“Big Uncomfortable Ideas” was the title of Melanie Irons‘ presentation at the World Conference on Disaster Management (WCDM) this week, as she tried to persuade listeners to adopt an approach to disaster response that would challenge the current offline model that many organizations still rely on.

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Melanie Irons wants to see disaster response teams incorporate social media into their efforts.

In 2013, Irons started a Facebook page to help connect people affected by a series of wildfires in Tasmania. The page was titled “Tassie Fires- We Can Help,” and featured both requests for help and offers of assistance from almost 20,000 followers. Irons was a PhD student at the time, and has since completed her doctorate in psychology.

Irons’ first big uncomfortable idea is that people in leadership positions should learn to embrace their discomfort with new changes. For many industry experts, social media is a new phenomenon that is both unfamiliar and intimidating.

“Embrace it when [you] get that little grain of discomfort – listen to that,” she said.

Other ideas included giving more press and social media responsibility to lower-level employees, and being brutally honest and showing the human side of the organization. Irons said that civilians can often relate more easily to regular employees than the CEO, and feel a sense of connection when an organization acknowledges a mistake.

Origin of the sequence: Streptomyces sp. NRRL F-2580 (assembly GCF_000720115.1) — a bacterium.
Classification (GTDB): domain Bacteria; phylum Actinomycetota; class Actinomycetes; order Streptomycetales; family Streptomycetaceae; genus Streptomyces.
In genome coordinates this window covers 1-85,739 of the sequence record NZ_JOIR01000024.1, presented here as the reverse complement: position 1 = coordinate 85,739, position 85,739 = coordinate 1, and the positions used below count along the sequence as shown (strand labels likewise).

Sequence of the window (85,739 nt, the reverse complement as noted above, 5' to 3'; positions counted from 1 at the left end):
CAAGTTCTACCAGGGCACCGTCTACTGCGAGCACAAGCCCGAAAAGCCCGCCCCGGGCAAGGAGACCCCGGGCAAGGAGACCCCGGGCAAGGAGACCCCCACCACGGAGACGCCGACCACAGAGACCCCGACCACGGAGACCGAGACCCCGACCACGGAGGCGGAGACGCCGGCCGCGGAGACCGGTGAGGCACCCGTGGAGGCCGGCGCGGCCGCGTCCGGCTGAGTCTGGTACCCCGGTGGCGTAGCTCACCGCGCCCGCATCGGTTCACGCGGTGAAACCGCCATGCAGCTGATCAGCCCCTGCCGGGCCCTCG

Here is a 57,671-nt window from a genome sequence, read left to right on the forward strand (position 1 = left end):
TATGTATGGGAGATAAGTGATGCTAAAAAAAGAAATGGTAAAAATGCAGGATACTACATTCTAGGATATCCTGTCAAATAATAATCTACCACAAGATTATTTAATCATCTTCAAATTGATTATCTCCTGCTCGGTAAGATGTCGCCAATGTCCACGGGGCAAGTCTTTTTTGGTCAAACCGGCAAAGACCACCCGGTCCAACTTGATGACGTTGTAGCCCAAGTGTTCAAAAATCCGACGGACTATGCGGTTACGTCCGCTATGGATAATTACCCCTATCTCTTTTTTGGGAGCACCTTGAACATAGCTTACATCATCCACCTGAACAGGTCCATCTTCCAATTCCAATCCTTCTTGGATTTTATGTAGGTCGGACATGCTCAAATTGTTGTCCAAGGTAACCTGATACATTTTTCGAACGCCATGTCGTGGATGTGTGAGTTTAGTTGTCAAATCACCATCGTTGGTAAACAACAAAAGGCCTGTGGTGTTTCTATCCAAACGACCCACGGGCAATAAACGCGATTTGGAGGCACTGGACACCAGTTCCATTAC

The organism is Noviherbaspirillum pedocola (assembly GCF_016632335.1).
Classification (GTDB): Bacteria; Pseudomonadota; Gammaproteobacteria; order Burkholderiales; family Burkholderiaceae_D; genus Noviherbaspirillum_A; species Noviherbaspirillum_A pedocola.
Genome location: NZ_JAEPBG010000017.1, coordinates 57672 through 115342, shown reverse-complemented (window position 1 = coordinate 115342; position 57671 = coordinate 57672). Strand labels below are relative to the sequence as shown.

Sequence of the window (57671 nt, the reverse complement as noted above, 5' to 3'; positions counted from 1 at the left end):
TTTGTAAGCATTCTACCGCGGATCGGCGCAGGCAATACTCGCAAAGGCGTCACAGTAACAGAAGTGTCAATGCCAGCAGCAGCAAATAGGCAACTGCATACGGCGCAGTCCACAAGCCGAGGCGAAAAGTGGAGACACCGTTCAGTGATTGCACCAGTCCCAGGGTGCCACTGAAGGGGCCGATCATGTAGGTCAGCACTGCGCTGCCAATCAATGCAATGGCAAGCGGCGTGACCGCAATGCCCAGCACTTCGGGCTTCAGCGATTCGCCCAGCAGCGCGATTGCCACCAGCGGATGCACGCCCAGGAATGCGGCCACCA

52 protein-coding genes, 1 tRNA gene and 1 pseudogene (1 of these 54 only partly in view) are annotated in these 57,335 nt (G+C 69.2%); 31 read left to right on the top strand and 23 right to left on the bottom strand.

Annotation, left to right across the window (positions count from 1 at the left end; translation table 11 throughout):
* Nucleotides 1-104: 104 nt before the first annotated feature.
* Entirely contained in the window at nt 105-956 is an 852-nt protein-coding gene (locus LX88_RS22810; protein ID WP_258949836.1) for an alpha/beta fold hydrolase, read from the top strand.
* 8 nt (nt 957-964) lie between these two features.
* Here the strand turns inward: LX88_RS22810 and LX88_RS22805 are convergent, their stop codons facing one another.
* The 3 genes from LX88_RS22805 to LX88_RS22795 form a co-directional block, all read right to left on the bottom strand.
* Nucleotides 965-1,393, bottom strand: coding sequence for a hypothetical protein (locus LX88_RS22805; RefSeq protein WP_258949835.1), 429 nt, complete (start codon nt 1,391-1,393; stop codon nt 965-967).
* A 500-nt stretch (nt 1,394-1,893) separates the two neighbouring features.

She also encouraged organizations to be open to failure. When asked about a new Facebook tool called “Safety Check,” Irons gave an example of an explosion in Pakistan that occurred recently.

“The message that went out did not say where the explosion was, and it also went out to people who were nowhere near the area,” she said. But “the only way we can have innovative things like these is if the screw-ups happen.”

While that particular mistake may have led to concern and confusion, Irons is confident that tools of its ilk are becoming extremely useful.

Irons described the first week after a disaster hits as the “golden window,” saying that’s when people are most engaged and aware of what’s going on. At the beginning of the Tasmanian fires, she said there was an outpouring of support from people in the area, recalling one instance where two older women showed up pushing a generator on a skateboard to help the cause.

When asked for her opinion about the Fort McMurray relief Facebook page, Irons noted that it seemed to lack an administrator, unlike the one she ran in 2013. She isn’t sure which model is more effective, though she expressed interest in researching the difference.

As an administrator, Irons could match each offer to a relevant request. The Alberta page is more of a group, and allows anyone to post without a specific person in control.

“On the Fort McMurray Facebook page, there were so many requests for needing stuff,” Irons said. “The number of requests seemed to far exceed the number of offers.”

The WCDM took place this week in Toronto.

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